God, that’s a tough one. Initially it was easier for me to write an ensemble, because it was easier to get away from a character, progress the story, and have time pass. It was an easy way to cheat: tell one part of a character’s story and then go to another character and then another. In a way, those plots were always appealing to me, because they gave you transitions very organically. Single characters are more challenging because you have to progress the story in other ways. Matt is in almost every scene of that movie, so cutting from Matt to Matt and still generating forward momentum was more of a challenge from a writing standpoint and creating a cutting rhythm. When writing a scene my instinct is to get into a scene as late as possible and get out of a scene as early as possible, and that’s a little bit more challenging when you’re working with one character.
I just finished writing a movie that’s a little more of a single character thing, and I really loved doing that. For me, it’s now less about a character versus an ensemble, more about ordering the narrative, whether starting at the beginning, two-thirds of the way through, or at the end. I think there’s some really interesting advantages in terms of how you order a story.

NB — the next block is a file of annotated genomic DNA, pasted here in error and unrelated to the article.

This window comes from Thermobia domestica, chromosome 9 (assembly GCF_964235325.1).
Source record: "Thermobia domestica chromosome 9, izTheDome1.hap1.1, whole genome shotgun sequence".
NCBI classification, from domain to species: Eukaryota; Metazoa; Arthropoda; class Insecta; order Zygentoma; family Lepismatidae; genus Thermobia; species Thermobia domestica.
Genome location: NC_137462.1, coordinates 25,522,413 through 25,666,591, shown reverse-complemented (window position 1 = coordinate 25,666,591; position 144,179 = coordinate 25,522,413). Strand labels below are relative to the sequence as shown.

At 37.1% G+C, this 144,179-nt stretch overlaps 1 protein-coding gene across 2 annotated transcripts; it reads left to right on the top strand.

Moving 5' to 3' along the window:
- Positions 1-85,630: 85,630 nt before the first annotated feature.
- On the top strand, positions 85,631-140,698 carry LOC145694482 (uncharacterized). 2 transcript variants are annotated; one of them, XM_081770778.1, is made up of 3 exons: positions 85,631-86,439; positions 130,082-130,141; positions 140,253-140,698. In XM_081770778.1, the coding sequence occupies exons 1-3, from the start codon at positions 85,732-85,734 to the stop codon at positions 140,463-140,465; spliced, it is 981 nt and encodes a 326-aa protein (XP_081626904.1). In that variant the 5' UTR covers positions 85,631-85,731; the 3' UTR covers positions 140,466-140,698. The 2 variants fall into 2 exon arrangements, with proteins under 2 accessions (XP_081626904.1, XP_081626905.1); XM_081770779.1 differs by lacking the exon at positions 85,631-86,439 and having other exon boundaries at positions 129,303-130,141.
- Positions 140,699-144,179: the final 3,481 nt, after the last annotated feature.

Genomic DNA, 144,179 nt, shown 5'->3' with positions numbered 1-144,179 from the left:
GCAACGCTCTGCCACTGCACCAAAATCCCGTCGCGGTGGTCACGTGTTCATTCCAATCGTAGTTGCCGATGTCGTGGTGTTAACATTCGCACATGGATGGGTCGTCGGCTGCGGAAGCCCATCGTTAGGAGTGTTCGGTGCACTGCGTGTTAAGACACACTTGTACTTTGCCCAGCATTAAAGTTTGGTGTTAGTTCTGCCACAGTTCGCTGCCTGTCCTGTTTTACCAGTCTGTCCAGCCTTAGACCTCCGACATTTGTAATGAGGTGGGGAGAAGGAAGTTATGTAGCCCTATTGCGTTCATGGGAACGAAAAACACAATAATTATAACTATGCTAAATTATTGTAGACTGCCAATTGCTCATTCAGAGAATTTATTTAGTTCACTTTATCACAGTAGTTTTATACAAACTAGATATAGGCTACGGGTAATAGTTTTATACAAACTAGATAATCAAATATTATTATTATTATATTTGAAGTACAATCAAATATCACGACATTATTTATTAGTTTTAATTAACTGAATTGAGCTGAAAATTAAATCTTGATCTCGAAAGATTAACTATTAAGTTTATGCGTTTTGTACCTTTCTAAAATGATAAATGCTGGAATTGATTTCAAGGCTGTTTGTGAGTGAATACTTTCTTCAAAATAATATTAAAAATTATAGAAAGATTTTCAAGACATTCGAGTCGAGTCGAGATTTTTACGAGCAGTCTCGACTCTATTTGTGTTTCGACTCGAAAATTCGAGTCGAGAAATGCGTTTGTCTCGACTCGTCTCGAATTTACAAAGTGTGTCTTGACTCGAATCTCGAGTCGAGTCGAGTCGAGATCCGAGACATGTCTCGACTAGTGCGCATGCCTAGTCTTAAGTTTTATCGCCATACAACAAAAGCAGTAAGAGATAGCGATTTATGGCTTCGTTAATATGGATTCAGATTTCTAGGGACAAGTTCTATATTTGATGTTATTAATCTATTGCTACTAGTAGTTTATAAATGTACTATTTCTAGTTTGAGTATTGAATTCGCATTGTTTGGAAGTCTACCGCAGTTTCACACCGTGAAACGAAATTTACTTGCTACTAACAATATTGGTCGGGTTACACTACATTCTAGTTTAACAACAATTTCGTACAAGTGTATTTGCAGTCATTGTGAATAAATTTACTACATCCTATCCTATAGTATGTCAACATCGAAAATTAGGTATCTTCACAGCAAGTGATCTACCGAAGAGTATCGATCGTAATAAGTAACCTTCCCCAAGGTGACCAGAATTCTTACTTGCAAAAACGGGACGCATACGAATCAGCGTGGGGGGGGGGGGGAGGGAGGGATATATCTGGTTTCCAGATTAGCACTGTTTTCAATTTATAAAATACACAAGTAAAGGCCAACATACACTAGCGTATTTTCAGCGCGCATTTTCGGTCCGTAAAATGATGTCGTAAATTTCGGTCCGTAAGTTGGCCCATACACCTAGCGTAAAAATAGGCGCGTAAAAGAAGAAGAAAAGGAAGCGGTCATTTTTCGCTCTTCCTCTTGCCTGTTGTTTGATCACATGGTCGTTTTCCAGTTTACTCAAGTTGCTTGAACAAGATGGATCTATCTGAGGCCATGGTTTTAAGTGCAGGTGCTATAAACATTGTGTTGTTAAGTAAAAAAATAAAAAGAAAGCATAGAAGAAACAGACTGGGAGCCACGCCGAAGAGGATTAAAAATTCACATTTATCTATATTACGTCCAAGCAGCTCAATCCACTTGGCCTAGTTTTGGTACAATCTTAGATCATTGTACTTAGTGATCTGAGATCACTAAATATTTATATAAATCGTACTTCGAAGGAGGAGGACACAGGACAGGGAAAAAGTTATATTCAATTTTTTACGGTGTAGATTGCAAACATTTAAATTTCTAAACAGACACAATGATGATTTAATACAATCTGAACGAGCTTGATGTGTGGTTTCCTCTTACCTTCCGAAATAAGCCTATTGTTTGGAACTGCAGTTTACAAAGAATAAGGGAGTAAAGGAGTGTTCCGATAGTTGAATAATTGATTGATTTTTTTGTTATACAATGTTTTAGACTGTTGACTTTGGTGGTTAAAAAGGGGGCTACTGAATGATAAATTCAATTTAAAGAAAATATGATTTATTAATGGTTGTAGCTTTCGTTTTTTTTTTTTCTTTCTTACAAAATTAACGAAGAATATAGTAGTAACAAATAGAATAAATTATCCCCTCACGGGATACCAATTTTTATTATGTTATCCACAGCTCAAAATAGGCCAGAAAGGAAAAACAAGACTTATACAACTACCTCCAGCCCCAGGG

It’s a little surprising to hear about that difficulty on The Informant. Not to say this makes it easy, but it must have been beneficial having a character who created so many problems.
Oh, yeah, that part was great. It was just the kind of story that tends to go in all sorts of interesting directions and lose its forward momentum. There was so much in Kurt Eichenwald’s book and more about Mark Whitacre that we could’ve talked about. Even Matt is indicative of people who are bipolar because they can be particularly vulnerable to tangentiality. That was the interior monologue and my justification, because that’s how some of those people experience the world.
You said how you want to come into a scene as last as possible and get out as earlier as possible, which is reminiscent of how Mr. Soderbergh says he approaches a scene.
It’s funny, I just feel that way about stories. You want to stay ahead of the audience and be able to mess with their expectations in a way that they might not anticipate. They may not anticipate what’s going to come next, but what appears before them makes sense. That may cause them to go back and reconsider what they saw before. But, yes, Steven and I are drawn to that kind of story.